Good decision here by jQuery devs. The OP may not need IE6 support, but literally millions of corporate users stuck on IE6 *do* need support. Removing support prematurely would break thousands of jQuery dependent web apps across the web (using latest jQuery ver) for those corporate users.
And for what? It's not going to dramatically reduce the codebase, or make much difference to performance (as jQuery uses latest browser features where they're available, falls back to compat code where needed). As the team note, apparently IE7 needs many of the same fixes anyway.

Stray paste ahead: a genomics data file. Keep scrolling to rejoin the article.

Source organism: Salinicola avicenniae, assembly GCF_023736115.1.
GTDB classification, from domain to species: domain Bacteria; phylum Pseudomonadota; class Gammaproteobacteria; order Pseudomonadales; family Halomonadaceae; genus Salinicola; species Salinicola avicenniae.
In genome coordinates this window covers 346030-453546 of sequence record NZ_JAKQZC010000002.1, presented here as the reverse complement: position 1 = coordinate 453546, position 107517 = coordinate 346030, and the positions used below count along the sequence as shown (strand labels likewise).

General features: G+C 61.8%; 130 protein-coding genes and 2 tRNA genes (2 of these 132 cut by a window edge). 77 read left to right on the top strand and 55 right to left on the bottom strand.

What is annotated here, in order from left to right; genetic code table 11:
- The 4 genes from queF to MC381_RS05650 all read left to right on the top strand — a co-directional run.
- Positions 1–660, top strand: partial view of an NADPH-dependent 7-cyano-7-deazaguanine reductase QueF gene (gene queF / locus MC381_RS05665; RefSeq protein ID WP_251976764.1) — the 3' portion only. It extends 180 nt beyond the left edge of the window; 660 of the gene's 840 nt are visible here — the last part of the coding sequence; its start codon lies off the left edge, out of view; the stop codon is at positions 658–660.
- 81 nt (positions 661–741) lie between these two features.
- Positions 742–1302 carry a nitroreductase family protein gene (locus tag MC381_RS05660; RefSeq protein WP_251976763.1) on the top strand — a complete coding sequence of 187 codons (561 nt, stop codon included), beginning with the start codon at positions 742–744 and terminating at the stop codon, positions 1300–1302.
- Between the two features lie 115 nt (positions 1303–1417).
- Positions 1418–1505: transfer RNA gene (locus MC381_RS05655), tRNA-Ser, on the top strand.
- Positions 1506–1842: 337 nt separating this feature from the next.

Don't forget one of the primary purposes of jQuery was as an abstraction layer so developers didn't need to worry whether the client natively supported XPath queries, CSS3 queries, full W3C DOM2/3 support, etc.